Titus said...

Jolly Ranchers-that is hilarious.

Conservatives 4 Better Dental Hygiene said...

Of course, this thread wouldn't have been complete without a reference to how the Muslims are a part of all this mess...

madAsHell said...

When I was a kid, it was great sport to put chewing gum in someone's hair!! No braiding required.

Freeman Hunt said...

There's a big difference between writing in general about the discipline problems in your school and posting a photograph of an individual child. I don't think schools should cover up for their own discipline problems by attacking the livelihood of a teacher who dares to describe them in public.

I agree. Making statements about the general disposition of one's students or relating incidents that are not individually identifiable should be allowed. Rather than complaining to officials, maybe the parents and kids reading those comments should take responsibility for the bad behavior. Or, if they disagree with the teacher's assessment, tell her why they think she's wrong.

Instead, it's time to tattle to the bureaucrats.

Reminds me of the Yale story.

Pogo said...

Every day brings a new advertisement for homeschooling, private schools, and vouchers.

P.S. Does the word "incorrigible" still exist?

TMink said...

How are parents who are irresponsible and unproductive supposed to be able to be competent parents who demand that their chidren be responsible and productive? They cannot.

And there is absolutely no incentive for things to change so long as their standard of living is subsidized. This is a product of the welfare state and our government subsidizing irresponsibility.

Trey

Pogo said...

Of course, there is no connection between rude, entitled, out-of-control students and the recent downtown Philly student flashmobs.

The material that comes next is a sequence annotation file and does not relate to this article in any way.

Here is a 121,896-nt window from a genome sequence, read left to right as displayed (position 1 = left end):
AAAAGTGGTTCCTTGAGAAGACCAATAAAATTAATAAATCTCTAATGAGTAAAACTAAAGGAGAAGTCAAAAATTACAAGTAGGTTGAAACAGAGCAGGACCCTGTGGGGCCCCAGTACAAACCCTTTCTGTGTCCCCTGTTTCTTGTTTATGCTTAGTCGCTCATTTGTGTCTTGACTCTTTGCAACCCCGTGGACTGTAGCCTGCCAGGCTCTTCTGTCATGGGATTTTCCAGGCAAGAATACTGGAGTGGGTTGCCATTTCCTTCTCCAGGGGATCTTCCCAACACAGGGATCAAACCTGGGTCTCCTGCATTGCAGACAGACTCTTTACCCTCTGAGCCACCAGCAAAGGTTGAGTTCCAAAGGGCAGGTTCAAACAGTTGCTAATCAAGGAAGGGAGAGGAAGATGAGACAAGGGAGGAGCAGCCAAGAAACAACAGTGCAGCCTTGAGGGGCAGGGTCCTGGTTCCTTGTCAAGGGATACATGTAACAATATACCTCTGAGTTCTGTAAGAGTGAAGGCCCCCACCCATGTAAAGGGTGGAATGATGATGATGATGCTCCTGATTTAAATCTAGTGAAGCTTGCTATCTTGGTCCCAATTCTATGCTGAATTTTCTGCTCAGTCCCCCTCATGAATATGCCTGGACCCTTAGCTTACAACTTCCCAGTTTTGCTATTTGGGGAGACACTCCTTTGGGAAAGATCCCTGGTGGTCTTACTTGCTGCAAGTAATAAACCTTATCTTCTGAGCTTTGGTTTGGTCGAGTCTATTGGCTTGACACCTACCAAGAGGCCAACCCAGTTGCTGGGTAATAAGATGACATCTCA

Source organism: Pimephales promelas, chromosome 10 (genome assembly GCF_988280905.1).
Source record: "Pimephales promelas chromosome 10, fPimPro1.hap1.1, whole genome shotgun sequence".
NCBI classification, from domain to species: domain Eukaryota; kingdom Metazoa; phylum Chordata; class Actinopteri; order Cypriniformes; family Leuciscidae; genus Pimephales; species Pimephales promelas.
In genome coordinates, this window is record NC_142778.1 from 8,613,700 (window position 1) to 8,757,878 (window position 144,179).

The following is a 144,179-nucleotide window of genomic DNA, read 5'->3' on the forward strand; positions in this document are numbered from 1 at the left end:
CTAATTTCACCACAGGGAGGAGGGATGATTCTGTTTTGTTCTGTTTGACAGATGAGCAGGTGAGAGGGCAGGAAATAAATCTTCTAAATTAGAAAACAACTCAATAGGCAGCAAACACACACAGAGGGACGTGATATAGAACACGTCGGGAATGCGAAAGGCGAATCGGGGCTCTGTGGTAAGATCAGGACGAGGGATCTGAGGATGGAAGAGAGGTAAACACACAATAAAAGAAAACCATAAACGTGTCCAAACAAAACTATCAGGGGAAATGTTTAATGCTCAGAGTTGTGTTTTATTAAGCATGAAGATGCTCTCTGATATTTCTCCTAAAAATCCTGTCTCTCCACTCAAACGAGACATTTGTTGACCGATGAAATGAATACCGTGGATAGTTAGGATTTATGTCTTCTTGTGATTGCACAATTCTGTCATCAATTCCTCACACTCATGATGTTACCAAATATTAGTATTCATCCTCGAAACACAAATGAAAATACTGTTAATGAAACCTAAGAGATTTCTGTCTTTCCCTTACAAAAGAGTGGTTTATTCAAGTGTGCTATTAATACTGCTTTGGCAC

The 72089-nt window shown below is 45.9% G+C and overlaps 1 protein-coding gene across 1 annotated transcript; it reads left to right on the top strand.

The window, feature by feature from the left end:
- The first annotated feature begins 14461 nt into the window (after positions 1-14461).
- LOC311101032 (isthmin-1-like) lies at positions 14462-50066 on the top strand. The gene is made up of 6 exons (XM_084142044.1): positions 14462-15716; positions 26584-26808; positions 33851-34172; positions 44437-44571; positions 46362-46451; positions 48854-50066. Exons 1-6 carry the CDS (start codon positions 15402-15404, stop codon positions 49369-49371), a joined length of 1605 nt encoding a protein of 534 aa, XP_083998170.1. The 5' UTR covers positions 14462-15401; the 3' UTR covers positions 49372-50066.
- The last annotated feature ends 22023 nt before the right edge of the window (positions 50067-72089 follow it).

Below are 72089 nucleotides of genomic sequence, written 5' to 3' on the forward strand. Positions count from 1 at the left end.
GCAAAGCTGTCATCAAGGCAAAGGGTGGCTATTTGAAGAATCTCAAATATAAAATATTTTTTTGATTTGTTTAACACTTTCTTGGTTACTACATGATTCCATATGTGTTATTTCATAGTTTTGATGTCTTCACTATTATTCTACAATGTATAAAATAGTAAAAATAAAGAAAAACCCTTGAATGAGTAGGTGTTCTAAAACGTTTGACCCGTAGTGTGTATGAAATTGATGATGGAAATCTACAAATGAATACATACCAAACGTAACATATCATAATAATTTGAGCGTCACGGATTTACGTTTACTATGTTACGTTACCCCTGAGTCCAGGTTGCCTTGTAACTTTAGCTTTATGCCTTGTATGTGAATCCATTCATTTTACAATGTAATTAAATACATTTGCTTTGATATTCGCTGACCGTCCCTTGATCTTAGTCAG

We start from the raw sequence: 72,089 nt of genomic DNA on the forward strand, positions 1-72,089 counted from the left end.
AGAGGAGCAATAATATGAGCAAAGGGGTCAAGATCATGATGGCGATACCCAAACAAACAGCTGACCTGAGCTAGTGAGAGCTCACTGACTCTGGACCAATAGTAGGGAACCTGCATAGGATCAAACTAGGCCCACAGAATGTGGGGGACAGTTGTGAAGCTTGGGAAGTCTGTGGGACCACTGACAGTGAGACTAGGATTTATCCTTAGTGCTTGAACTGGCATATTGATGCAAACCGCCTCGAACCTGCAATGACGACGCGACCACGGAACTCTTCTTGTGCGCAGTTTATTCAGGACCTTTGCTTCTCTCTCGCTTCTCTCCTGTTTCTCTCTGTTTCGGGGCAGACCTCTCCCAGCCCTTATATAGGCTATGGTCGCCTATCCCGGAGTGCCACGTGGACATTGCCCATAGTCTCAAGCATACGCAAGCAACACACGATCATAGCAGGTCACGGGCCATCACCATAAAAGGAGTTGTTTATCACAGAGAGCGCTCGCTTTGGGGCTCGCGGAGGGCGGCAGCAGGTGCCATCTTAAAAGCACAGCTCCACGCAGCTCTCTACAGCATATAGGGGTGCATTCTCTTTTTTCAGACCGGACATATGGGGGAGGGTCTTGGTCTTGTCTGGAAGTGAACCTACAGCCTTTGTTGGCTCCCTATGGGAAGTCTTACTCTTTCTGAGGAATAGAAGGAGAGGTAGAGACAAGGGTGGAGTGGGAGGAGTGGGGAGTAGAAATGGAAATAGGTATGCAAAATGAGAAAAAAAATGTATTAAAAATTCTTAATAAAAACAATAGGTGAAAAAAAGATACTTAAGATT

None at all.

Marilee said...

I understand these teachers frustration. And no amount of union bargaining can solve the problem of entitled kids. In the poor schools they feel entitled to constant care by the state. They don't need to work or even try because they have been taught from the cradle that they will be cared for their whole lives. The idea that they should prepare for a job or a productive future is foreign to them. On the other side of the equation are the entitled kids who, according to their parents, can do no wrong. It's not Johnny's fault that he's not doing well, it's the teachers, or the kid sitting next to him. So you have helicopter parents or absent parents. No amount of money can fix the swamp that is our current public education.

save_the_rustbelt said...

We are becoming a bunch of loud exhibitionists.

Any teacher this immature and unprofessional should be fired. They are ways to deal with this, including resigning as an act of integrity is need be.

I spend a great deal of time these days explaining to health care workers why putting comments and photos on Facebook is unprofessional always and illegal often. They just don't get it.

Conservatives 4 Better Dental Hygiene said...